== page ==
The movie also successfully reclaims the concept of Godzilla having offspring. Or, at least, raising a young member of the same species. Minilla has been widely derided over the years for being far too goofy a character. The movie, smartly, doesn’t try to emulate the original design. Baby Godzilla is far more plausible, looking largely like what you’d expect a baby Godzilla to look like. He’s cute without being coying and his antics are never as ridiculously overdone as Minilla throwing a temper tantrum. Realistically, the human-sized dinosaur is frightened by Godzilla when they first meet. It takes some psychic prodding from Miki to make the two friendly. Fans at the time were probably skeptical of the movies reestablishing the Son of Godzilla but the film pulls it off.

The battles between the kaiju are massively entertaining. The early battle between Godzilla and Rodan is a highlight. It’s great to see some of the monster’s trademark moves maintained. Rodan holds Godzilla down, pecking at his head. Because this is the supped-up nineties, Rodan’s beak makes sparks when striking Godzilla’s head. The tussle on the island is mostly done in close-up, the two monsters tossing each other in to mountains and burying one another under rocks. Godzilla’s march through the ocean-side refinery features some nice explosions and building smashing. Rodan’s famous move of exploding objects by flying over them at supersonic speeds shows up too. The pterosaur destroying a helicopter and then catching the crate it was carry in its claws sure seems like an unlikely event but I liked it anyway. The flying kaiju’s last minute battle with MechaGodzilla is a good time too. I especially like when Rodan is thrown back into a building, collapsing the skyscraper. That’s a good moment.

MechaGodzilla’s arsenal is certainly impressive even if further robs the monster of any humanity. It can shoot a rainbow-colored laser from its mouth, a special electro-beam from a hole in its chest, missiles from its shoulders, and electrified grappling cords from its wrists. In the first battle between the Godzillas, the robotic copy seems to gain the upper hand at first. At least until the original makes a surprising come-back. Since the new MechaGodzilla is so soulless, the audience really wants to see Godzilla defeat him. When that defeat comes, it’s epically satisfying. Godzilla melts the robotic copy’s armor by generating a nuclear atmosphere and then blows him away with one super-charged atomic blast.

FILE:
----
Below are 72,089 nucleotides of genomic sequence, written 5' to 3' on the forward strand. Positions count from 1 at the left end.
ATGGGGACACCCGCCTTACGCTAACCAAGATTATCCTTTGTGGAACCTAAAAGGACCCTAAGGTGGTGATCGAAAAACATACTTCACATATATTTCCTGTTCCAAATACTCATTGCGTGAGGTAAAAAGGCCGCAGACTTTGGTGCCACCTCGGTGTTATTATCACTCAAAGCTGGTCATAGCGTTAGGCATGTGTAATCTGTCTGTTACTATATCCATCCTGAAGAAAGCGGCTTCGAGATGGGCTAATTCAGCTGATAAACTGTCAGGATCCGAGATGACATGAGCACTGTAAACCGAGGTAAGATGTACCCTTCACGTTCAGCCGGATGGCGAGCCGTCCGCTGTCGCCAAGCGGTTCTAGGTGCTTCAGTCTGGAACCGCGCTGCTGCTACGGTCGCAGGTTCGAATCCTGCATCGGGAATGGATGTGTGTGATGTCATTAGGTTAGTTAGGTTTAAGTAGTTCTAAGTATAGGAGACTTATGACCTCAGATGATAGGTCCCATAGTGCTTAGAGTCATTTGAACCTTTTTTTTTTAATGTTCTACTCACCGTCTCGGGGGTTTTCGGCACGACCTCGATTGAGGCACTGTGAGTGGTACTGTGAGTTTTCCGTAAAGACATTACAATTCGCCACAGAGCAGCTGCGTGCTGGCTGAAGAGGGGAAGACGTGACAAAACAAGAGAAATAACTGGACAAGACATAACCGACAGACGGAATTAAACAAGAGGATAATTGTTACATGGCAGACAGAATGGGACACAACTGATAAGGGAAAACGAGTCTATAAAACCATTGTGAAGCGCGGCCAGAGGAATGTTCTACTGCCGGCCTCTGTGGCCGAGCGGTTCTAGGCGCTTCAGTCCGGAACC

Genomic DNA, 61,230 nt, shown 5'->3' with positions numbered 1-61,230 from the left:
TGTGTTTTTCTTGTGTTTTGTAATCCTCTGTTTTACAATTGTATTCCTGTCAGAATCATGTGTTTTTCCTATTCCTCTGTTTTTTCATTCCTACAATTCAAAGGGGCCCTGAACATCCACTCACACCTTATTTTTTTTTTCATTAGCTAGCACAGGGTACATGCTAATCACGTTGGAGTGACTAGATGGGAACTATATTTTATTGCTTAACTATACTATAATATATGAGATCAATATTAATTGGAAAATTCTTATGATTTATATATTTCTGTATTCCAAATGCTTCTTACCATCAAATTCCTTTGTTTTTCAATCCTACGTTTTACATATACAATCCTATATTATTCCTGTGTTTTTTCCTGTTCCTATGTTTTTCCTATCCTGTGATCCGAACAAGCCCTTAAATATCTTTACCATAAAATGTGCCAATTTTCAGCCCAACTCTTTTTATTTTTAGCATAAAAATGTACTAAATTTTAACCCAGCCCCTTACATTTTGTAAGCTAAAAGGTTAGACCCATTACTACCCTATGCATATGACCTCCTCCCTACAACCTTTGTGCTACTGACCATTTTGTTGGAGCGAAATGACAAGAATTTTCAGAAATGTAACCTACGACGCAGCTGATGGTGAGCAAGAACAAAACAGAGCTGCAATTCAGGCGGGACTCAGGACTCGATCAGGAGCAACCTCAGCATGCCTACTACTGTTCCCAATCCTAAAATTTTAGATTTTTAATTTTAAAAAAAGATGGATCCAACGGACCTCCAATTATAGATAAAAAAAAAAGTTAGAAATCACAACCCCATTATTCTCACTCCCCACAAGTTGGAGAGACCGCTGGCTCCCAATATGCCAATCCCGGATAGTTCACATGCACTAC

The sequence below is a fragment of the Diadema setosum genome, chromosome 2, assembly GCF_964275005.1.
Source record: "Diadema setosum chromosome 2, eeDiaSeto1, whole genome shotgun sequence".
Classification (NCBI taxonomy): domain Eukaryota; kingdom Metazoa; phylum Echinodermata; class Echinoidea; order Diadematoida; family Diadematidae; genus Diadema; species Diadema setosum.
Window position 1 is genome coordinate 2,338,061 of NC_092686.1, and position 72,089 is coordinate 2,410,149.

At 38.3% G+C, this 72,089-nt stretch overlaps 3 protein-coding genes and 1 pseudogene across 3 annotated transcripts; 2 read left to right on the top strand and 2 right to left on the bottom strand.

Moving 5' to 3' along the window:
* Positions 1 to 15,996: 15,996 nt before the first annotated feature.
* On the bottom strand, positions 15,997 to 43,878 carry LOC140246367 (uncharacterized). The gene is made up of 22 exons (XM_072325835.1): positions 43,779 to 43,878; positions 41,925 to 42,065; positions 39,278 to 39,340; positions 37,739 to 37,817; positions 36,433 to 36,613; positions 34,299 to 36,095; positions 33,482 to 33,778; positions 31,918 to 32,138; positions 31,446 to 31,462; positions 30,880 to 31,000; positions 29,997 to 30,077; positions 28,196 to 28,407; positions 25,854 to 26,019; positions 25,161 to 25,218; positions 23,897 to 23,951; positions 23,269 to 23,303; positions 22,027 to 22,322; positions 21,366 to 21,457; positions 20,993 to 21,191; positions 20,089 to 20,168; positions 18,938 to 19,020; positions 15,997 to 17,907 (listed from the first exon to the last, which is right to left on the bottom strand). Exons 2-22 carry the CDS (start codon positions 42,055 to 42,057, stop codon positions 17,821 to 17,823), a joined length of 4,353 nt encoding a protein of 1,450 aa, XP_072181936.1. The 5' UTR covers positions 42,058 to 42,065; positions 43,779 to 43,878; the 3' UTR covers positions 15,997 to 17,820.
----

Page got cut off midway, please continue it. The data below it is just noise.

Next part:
The last act is depended upon a series of unlikely events. The cries of Baby Godzilla calls Rodan to the city, which seems reasonable enough. However, the flyer doesn’t stand much of a chance against the heavily armed robot. Earlier in the film, we discover that Godzilla has a second brain at the base of his spine, similar to a long debunked theory concerning the dinosaurs. (Though considering Godzilla is far bigger then any dinosaur ever was, perhaps it makes more since) The secret to defeating the monster lies in targeting this second brain. This is exactly what MechaGodzilla does, blowing up the secondary brain and crippling Godzilla. After a series of missile barrages, the UNGCC successfully kills Godzilla. That would have made for a downer ending, at least until Rodan flies in, drops down on the Big G and, with his dying breath, gifts Godzilla with his nuclear energy. The monster is revived and proceeds to kick some major ass. Is this contrived screenwriting? Most definitely. Is it also a fairly daft way to handle the movie’s various subplots? I’d say so.